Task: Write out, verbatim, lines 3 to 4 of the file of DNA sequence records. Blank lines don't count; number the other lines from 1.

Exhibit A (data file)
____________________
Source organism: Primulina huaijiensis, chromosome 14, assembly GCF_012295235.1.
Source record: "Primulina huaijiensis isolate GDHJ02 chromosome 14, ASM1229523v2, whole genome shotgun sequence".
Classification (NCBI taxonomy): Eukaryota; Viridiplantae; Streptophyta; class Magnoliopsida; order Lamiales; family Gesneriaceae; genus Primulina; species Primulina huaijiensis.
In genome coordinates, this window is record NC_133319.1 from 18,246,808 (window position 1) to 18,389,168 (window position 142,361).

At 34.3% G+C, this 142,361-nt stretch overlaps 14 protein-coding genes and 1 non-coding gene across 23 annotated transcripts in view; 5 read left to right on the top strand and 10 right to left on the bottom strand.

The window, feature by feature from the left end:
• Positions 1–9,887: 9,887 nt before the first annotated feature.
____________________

Classification (NCBI taxonomy): Eukaryota; Viridiplantae; Streptophyta; class Magnoliopsida; order Lamiales; family Gesneriaceae; genus Primulina; species Primulina huaijiensis.
In genome coordinates, this window is record NC_133319.1 from 18,246,808 (window position 1) to 18,389,168 (window position 142,361).